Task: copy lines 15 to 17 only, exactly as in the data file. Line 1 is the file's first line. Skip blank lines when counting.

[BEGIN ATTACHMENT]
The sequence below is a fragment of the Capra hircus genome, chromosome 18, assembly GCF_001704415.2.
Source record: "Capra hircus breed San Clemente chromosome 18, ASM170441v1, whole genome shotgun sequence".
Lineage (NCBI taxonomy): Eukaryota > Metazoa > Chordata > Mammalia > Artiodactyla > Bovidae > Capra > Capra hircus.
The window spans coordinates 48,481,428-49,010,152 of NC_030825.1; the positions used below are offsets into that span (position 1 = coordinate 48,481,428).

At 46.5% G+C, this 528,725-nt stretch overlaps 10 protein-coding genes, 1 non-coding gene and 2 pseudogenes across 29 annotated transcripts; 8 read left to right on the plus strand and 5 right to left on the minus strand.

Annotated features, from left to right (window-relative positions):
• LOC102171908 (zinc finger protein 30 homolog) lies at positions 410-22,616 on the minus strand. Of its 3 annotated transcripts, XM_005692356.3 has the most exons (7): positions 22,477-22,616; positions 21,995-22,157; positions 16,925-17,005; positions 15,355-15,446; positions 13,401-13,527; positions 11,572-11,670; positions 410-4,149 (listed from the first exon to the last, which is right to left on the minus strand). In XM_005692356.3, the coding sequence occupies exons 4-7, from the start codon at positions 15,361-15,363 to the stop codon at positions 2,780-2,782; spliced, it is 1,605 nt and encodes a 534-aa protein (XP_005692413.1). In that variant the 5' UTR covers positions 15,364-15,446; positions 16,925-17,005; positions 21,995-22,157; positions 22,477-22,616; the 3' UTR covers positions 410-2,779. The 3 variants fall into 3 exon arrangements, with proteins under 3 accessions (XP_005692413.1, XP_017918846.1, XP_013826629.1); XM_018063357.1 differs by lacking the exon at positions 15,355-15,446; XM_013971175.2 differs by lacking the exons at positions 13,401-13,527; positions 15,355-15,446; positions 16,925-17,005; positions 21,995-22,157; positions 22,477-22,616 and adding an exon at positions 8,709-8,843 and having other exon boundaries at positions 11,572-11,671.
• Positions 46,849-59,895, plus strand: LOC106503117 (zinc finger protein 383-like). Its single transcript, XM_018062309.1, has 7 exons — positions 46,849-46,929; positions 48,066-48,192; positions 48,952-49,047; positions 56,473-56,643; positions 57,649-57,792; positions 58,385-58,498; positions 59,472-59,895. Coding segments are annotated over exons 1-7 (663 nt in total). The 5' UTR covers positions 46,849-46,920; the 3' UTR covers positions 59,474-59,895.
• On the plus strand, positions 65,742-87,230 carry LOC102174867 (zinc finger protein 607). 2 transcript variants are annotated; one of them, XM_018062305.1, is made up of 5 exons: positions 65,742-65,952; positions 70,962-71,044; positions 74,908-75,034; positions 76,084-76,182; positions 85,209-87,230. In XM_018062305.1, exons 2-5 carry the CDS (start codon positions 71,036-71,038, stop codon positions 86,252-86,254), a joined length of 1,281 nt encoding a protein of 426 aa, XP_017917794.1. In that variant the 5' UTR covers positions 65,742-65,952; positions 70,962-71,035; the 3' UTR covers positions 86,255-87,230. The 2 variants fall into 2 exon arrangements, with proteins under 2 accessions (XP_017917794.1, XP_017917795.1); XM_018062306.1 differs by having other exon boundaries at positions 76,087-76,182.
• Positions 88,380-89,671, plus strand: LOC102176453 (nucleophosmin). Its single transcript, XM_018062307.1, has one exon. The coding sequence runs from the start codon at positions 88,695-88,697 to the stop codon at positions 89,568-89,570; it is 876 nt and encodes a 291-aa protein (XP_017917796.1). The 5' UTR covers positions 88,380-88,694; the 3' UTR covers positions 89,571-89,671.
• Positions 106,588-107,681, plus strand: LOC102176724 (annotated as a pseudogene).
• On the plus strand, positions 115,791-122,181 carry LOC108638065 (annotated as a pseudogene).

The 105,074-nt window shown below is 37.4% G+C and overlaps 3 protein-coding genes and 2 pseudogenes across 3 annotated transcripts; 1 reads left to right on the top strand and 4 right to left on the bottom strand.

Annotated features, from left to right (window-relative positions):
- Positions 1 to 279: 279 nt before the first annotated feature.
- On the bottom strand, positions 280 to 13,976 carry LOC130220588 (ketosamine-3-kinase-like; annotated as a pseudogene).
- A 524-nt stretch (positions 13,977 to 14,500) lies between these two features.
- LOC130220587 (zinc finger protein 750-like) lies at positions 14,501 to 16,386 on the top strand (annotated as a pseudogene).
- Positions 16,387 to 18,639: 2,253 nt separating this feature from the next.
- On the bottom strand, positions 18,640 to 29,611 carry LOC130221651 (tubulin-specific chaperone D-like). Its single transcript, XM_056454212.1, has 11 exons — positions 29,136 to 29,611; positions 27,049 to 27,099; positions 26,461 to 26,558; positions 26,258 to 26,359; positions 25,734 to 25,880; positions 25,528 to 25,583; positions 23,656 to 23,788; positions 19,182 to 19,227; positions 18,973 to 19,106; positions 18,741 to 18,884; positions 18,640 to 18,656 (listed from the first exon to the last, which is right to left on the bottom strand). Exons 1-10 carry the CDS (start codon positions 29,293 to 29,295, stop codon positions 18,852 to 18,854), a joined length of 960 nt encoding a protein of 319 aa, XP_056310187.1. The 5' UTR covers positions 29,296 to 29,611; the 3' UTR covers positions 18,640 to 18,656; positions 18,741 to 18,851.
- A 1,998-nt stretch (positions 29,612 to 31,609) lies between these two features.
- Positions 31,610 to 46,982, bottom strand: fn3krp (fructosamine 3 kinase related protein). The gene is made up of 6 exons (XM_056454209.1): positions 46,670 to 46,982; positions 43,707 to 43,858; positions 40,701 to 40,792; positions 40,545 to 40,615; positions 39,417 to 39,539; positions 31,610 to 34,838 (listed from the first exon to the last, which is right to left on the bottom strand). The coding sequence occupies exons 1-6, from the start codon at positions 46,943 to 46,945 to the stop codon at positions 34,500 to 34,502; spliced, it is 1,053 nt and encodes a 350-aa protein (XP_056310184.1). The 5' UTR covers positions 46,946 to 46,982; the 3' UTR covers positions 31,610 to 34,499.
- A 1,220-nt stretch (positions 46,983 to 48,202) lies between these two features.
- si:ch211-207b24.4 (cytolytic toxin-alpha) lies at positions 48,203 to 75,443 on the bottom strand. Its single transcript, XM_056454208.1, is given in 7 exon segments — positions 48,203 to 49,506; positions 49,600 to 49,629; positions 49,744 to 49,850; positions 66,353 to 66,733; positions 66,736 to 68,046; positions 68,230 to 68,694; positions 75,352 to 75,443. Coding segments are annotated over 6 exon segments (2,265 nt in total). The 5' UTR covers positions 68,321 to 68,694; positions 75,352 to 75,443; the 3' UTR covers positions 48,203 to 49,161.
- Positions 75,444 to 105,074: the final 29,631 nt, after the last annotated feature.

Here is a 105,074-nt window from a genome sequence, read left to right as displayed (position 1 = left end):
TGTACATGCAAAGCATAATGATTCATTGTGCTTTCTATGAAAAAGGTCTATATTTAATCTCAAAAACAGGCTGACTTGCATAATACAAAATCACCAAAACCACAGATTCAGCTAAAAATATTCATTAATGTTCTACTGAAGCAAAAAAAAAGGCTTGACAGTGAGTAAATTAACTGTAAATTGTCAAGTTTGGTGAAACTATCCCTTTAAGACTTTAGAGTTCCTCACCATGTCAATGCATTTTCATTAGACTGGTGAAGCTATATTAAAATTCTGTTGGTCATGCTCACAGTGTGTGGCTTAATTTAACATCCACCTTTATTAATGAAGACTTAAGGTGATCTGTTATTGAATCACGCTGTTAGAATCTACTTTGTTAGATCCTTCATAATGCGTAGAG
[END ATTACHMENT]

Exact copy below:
- Positions 1 to 279: 279 nt before the first annotated feature.
- On the bottom strand, positions 280 to 13,976 carry LOC130220588 (ketosamine-3-kinase-like; annotated as a pseudogene).
- A 524-nt stretch (positions 13,977 to 14,500) lies between these two features.